Critical incident technique as a tool for gathering data as part of a qualitative study of information seeking behaviour.
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MARCELLA, R., LOCKERBIE, H. and BAXTER, G., 2013. Critical incident technique as a tool for gathering data as part of a qualitative study of information seeking behaviour. In: I. RAMOS and A. MESQUITA (eds.) Proceedings of The 12th European Conference on Research Methodology for Business and Management Studies ECRM-2013. 4-5 July 2013. Sonning Common: Academic Conferences and Publishing Limited. Pp. 247-253.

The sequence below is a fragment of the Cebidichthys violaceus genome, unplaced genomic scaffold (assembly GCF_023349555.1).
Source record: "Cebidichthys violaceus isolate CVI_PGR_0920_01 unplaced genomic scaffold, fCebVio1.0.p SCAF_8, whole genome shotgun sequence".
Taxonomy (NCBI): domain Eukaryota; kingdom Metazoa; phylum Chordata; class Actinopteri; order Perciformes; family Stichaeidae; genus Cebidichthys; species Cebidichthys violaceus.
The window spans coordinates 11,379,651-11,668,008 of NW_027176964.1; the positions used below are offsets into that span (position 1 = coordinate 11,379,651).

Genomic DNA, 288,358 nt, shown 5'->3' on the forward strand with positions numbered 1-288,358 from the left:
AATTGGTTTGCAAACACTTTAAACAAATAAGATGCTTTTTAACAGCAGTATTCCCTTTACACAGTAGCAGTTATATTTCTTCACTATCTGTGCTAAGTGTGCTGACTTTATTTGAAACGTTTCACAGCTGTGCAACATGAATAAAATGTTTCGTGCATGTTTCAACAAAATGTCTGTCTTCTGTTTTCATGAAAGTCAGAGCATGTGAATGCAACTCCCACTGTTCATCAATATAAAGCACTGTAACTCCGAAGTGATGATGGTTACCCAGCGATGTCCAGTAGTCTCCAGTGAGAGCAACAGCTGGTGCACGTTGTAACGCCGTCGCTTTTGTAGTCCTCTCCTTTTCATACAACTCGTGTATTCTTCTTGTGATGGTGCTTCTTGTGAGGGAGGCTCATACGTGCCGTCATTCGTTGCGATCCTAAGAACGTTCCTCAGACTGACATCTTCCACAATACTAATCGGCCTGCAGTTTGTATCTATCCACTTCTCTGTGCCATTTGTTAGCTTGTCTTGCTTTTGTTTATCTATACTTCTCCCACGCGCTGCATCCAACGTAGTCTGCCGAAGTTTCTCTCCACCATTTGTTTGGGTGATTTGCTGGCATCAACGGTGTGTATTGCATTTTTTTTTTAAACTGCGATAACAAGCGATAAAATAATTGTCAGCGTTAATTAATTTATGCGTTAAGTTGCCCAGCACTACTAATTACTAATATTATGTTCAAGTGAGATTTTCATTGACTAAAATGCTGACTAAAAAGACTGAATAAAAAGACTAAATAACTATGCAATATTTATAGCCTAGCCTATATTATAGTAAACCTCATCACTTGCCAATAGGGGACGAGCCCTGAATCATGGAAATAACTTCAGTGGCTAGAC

Since devised by Flanagan in 1954 as a tool to explore what people do to achieve an organisational aim, the critical incident technique (CIT) has been used in various disciplines as a method of understanding human behaviour. This paper provides an overview of the use of CIT in the specific field of information behaviour, both in large-scale quantitative studies designed to assess the quality and impact of library and information systems and services, and in more qualitative research examining the information needs and use of particular professions or occupational groups, or of particular societal or community groups. It highlights the inconsistent application of CIT in academic research, and the quantitative versus qualitative tension that exists in discussions of the use of CIT as a data collection tool. The paper also discusses the use of CIT by the authors in a study of the information seeking behaviour of oil and gas professionals in a health and safety context, considering that project in relation to Flanagan’s five main steps in the CIT process, and in terms of the benefits and limitations of the technique identified by Flanagan and by other commentators. The authors believe that CIT has particular advantages in the study of information behaviour as a method of illuminating the ways in which the context of information need impacts on information behaviour, how participants feel, and in particular in identifying positive and negative behaviours in information seeking and use. The authors also argue that CIT must be used in a thoughtful manner and in a full recognition of its weaknesses in the design of future research.